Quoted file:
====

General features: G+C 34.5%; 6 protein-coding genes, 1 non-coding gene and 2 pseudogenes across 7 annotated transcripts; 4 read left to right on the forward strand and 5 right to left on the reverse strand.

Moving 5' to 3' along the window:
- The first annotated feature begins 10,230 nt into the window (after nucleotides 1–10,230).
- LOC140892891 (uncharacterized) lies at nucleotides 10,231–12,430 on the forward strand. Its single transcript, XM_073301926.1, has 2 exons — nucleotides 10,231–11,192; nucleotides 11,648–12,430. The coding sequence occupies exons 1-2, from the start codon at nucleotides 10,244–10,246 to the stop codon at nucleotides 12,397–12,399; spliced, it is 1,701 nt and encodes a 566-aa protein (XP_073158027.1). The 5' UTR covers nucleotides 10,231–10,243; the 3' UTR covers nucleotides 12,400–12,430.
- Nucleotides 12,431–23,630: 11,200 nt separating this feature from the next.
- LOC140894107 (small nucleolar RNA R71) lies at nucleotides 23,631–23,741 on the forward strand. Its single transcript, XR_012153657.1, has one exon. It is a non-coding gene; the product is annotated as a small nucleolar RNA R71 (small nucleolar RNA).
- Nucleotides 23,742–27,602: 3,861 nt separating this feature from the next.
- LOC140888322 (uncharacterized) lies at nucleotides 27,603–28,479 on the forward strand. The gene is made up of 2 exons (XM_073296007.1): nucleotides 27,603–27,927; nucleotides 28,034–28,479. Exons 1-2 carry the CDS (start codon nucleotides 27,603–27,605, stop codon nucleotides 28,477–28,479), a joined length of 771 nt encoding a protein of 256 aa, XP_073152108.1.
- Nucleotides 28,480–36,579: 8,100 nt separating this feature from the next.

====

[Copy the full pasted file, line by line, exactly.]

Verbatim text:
General features: G+C 34.5%; 6 protein-coding genes, 1 non-coding gene and 2 pseudogenes across 7 annotated transcripts; 4 read left to right on the forward strand and 5 right to left on the reverse strand.

Moving 5' to 3' along the window:
- The first annotated feature begins 10,230 nt into the window (after nucleotides 1–10,230).
- LOC140892891 (uncharacterized) lies at nucleotides 10,231–12,430 on the forward strand. Its single transcript, XM_073301926.1, has 2 exons — nucleotides 10,231–11,192; nucleotides 11,648–12,430. The coding sequence occupies exons 1-2, from the start codon at nucleotides 10,244–10,246 to the stop codon at nucleotides 12,397–12,399; spliced, it is 1,701 nt and encodes a 566-aa protein (XP_073158027.1). The 5' UTR covers nucleotides 10,231–10,243; the 3' UTR covers nucleotides 12,400–12,430.
- Nucleotides 12,431–23,630: 11,200 nt separating this feature from the next.
- LOC140894107 (small nucleolar RNA R71) lies at nucleotides 23,631–23,741 on the forward strand. Its single transcript, XR_012153657.1, has one exon. It is a non-coding gene; the product is annotated as a small nucleolar RNA R71 (small nucleolar RNA).
- Nucleotides 23,742–27,602: 3,861 nt separating this feature from the next.
- LOC140888322 (uncharacterized) lies at nucleotides 27,603–28,479 on the forward strand. The gene is made up of 2 exons (XM_073296007.1): nucleotides 27,603–27,927; nucleotides 28,034–28,479. Exons 1-2 carry the CDS (start codon nucleotides 27,603–27,605, stop codon nucleotides 28,477–28,479), a joined length of 771 nt encoding a protein of 256 aa, XP_073152108.1.
- Nucleotides 28,480–36,579: 8,100 nt separating this feature from the next.